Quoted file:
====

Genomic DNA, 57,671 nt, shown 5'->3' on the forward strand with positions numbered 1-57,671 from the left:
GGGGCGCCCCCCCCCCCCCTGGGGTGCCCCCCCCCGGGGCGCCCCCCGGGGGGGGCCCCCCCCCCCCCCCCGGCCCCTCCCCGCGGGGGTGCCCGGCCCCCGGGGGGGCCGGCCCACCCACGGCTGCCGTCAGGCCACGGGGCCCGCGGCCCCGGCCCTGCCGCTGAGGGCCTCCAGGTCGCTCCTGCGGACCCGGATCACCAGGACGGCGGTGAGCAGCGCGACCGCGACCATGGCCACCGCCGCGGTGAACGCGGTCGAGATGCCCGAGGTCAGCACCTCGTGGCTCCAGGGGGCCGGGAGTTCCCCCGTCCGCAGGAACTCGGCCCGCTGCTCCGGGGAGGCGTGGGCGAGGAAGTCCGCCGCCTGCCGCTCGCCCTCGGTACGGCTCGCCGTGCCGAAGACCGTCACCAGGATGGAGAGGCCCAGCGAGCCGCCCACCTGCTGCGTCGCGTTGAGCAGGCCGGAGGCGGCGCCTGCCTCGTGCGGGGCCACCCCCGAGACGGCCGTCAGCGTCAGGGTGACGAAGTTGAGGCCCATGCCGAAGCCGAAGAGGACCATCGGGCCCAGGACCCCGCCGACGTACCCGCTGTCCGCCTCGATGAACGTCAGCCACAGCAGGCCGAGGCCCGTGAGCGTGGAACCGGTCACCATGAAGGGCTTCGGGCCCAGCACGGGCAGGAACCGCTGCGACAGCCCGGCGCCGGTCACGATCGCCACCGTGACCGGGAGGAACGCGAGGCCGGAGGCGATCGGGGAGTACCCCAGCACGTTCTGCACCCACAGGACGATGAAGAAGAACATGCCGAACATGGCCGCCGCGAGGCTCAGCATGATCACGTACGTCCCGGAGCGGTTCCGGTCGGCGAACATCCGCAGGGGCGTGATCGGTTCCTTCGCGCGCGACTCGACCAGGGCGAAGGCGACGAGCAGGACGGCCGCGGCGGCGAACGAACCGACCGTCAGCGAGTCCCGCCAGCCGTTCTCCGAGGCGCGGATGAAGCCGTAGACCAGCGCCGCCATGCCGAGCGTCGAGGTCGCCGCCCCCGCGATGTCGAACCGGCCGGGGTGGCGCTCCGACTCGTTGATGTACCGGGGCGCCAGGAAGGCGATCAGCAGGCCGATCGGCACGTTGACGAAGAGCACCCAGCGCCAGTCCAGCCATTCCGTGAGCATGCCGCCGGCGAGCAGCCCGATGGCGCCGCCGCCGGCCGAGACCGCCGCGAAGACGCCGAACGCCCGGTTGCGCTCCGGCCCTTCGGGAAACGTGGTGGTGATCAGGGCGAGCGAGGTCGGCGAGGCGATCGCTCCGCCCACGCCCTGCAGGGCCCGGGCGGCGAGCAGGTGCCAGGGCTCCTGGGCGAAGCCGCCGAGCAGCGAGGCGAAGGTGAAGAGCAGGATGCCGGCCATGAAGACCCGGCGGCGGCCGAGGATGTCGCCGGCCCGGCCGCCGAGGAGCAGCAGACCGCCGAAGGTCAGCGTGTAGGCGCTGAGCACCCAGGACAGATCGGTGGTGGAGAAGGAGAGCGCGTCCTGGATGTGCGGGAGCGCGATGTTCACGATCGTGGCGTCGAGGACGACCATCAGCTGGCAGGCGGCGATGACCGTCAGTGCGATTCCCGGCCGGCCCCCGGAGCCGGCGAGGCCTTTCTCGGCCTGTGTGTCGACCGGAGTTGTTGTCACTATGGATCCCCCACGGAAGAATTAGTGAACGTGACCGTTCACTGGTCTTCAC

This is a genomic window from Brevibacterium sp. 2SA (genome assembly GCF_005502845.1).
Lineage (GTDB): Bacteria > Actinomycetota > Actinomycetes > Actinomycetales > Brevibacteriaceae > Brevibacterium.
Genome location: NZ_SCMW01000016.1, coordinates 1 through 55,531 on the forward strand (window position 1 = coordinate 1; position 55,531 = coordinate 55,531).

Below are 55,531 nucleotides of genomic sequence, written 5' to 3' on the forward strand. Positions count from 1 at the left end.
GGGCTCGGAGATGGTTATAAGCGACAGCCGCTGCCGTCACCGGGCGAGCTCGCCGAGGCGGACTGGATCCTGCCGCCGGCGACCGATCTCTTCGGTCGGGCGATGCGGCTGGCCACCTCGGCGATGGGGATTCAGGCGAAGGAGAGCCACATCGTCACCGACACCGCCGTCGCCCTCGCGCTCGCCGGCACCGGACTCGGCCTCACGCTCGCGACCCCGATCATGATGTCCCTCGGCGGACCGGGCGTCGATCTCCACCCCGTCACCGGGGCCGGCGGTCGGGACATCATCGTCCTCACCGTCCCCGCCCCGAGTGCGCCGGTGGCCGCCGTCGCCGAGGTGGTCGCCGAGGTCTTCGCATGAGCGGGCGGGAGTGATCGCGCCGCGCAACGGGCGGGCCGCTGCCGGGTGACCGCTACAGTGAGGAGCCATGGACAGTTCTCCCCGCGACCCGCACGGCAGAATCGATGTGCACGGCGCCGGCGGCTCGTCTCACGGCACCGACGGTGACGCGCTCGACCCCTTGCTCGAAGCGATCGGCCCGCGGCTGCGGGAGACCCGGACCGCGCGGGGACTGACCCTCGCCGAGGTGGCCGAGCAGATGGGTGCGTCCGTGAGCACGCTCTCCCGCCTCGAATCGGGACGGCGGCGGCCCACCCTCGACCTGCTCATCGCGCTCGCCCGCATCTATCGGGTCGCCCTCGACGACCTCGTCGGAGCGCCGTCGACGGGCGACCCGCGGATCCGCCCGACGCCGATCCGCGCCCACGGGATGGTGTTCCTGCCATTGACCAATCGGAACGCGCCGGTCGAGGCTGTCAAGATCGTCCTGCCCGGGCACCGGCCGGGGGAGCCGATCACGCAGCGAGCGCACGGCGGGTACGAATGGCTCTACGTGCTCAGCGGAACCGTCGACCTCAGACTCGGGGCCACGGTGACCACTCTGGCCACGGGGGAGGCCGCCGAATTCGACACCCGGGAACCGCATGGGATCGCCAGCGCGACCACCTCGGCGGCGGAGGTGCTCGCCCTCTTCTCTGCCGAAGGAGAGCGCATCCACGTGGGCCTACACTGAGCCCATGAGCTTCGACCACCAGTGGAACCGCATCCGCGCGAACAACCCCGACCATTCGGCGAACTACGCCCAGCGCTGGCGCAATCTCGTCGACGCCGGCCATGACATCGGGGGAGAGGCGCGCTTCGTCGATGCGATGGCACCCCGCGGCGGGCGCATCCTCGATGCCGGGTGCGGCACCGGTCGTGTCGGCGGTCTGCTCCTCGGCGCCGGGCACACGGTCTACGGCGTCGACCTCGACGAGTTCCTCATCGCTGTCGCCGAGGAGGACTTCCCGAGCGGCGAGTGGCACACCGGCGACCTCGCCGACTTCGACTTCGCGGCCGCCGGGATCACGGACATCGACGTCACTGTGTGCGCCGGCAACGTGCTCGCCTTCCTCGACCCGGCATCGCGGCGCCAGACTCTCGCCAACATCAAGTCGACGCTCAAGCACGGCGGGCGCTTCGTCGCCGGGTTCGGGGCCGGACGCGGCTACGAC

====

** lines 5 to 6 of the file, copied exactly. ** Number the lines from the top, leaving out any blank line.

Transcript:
Genome location: NZ_SCMW01000016.1, coordinates 1 through 55,531 on the forward strand (window position 1 = coordinate 1; position 55,531 = coordinate 55,531).

Below are 55,531 nucleotides of genomic sequence, written 5' to 3' on the forward strand. Positions count from 1 at the left end.